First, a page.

The Figgis Agency and Archer stepped out of its routine a little bit with a two-part episode. Two-parters have traditionally been reserved for the season finale, but the setup and execution this time is worth the detour from the norm.
Shapiro hired the agency to infiltrate a fancy Hollywood gala (Tinnitus awareness, naturally) to guard client Veronica Dean and the rare emerald necklace she’ll be wearing. The prospect of a fancy party excites the whole team until we find out Pam, Ray and Cyril have to dress and act like caterers, while the rest of the team gets dressed to the nines – including Krieger aka Otto von Jizzmark or Franz Turdinand depending on who you are talking to.
With the team at each other’s throats, Archer’s crush on Veronica comes into play when he tries to get in close. A chain of jealousy (encouraged by Pam) starts when a starlet confuses Archer for a producer and starts to flirt. Lana sees that and starts flirting with Veronica’s skeevy director ex-husband, Ellis Crane. Archer sees that so he decides to get close to Veronica to better “guard” her and make Lana jealous. Pam has the whole room on lockdown except for the location of the person they are supposed to be keeping tabs on.
Lucky for everyone, Archer has Veronica in another room (and kissing) when the clown masked robbers show up. This dangerous situation gives Archer the kind of rush he got back when he was a secret agent. So much so that it all goes straight to his … pants.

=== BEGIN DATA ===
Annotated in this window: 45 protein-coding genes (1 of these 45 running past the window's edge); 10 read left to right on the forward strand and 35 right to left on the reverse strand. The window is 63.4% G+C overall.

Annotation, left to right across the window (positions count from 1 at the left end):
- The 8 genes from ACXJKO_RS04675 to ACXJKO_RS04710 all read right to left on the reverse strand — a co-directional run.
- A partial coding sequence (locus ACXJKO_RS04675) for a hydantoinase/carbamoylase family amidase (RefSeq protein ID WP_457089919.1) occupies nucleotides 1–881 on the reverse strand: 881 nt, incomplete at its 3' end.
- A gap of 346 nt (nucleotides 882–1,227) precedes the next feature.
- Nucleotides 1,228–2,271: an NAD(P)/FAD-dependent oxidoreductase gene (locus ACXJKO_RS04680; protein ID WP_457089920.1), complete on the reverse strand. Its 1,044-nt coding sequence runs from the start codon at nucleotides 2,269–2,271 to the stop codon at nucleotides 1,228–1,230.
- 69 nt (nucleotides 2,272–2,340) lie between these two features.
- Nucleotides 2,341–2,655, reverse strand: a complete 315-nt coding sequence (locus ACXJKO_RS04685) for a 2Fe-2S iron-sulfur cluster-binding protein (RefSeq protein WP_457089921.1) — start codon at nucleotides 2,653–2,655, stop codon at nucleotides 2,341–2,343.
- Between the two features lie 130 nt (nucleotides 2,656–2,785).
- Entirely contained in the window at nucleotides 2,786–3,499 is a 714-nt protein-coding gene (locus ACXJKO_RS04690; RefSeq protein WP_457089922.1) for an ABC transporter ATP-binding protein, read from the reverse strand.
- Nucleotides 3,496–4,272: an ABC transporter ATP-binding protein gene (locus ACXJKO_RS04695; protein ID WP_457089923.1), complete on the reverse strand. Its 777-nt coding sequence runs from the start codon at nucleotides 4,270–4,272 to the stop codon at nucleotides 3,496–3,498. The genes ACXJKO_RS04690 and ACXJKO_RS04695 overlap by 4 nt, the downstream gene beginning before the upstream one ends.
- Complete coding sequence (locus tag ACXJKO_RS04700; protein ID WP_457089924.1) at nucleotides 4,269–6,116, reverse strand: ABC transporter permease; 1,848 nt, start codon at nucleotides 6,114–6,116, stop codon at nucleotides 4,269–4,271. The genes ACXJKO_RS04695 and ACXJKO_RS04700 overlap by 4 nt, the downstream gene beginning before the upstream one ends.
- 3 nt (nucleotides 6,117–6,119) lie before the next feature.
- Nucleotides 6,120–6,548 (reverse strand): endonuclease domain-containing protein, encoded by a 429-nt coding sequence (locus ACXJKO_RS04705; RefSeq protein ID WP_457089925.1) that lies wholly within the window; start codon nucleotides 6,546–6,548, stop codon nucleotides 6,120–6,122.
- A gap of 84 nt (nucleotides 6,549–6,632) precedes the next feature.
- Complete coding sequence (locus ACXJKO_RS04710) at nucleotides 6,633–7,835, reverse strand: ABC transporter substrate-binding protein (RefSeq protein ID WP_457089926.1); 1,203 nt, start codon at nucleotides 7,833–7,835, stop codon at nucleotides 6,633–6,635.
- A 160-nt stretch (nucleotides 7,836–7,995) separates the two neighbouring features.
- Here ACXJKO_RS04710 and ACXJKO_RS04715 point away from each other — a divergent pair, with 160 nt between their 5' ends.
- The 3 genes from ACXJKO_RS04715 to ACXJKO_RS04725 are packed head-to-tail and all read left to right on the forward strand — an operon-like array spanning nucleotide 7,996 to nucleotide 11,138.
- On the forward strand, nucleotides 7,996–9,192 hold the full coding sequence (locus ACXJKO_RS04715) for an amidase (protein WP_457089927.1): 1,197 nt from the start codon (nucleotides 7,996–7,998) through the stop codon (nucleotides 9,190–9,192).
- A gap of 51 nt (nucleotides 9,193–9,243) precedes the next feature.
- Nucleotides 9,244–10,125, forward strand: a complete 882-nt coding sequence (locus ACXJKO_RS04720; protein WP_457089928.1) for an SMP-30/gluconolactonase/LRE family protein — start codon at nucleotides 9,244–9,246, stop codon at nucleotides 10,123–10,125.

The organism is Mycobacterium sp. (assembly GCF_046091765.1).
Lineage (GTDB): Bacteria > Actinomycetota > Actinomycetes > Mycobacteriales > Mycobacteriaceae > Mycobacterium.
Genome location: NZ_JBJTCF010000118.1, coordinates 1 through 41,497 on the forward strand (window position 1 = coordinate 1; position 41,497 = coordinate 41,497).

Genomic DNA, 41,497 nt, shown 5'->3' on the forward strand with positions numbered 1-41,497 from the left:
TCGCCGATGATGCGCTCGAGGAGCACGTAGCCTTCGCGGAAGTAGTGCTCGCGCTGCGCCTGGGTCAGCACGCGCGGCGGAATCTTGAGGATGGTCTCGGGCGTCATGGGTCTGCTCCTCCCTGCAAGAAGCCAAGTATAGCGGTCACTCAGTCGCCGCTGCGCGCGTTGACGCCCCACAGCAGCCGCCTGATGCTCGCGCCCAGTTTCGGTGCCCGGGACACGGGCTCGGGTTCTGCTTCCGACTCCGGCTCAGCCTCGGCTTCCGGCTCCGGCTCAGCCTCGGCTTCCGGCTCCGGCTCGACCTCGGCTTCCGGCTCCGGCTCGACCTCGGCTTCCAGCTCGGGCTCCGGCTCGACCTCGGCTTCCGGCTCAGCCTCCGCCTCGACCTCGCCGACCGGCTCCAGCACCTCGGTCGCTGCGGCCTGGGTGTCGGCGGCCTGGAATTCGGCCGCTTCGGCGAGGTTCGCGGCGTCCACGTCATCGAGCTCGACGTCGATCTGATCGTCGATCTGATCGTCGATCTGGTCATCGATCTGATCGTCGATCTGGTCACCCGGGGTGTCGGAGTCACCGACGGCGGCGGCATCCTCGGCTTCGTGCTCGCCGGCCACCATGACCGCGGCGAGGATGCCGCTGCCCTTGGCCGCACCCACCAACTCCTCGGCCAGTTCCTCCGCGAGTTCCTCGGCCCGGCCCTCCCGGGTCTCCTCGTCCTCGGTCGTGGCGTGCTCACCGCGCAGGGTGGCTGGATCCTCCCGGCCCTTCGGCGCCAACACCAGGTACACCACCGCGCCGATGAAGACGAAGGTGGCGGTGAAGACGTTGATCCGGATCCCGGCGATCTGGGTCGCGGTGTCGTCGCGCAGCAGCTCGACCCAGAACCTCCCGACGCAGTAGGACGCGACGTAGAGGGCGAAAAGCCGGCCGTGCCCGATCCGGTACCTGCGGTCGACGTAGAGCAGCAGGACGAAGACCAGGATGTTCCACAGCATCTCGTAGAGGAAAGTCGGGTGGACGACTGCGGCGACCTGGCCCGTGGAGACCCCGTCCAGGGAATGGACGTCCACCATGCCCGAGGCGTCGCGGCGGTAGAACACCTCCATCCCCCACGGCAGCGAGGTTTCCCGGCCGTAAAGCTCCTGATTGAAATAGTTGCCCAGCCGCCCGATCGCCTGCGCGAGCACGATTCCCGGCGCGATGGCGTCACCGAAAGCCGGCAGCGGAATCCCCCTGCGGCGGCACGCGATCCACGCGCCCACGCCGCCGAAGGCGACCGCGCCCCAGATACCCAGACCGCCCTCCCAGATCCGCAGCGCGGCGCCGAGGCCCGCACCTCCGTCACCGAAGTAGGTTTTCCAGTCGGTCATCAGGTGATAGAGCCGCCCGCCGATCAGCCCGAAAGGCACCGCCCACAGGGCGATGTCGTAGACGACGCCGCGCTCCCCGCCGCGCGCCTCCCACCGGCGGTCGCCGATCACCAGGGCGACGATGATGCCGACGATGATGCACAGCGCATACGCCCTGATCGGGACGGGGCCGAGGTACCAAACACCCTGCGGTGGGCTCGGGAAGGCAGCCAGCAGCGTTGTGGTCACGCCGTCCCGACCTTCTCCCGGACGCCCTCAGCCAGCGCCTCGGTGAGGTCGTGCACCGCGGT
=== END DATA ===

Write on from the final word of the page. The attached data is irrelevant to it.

Archer takes out “Pinky Brewster,” the clown in pink and takes his place – much to the disgust of Veronica, and the setup for Part 2 begins as Shapiro comes to after getting pistol-whipped by the clown leader.
A few hours have passed. The cops have arrived and the clowns have set most of the hostages go free. Also Cheryl is convinced that not only is her name now Tanya but she has Stockholm Syndrome and will one day become Mrs. Rompers the evil clown.
There’s levels to Sterling going “Encyclopedia Brown” on the office’s hand towel issue. Cheryl as usual takes things a little too far, thinking she’s in Idaville for much of the episode.
That starlet has an unusually firm grasp on American maritime history.
“Who is she Kate Warne?” – No Cheryl, Veronica is not the first detective in America circa the 1850s.
Ray has some dark theories about Casper the Friendly Ghost.
Two of the clowns, Mr. Oingo and Mr. Boingo are references to film and TV composer Danny Elfman’s 80s new wave band.
“Do it into your hand … phrasing … can you do that for me?”
“In and out, in and out.” “Phrasing, you are doing great.” – With the added danger element and his arousal over Veronica, Archer’s heart is really into it this week.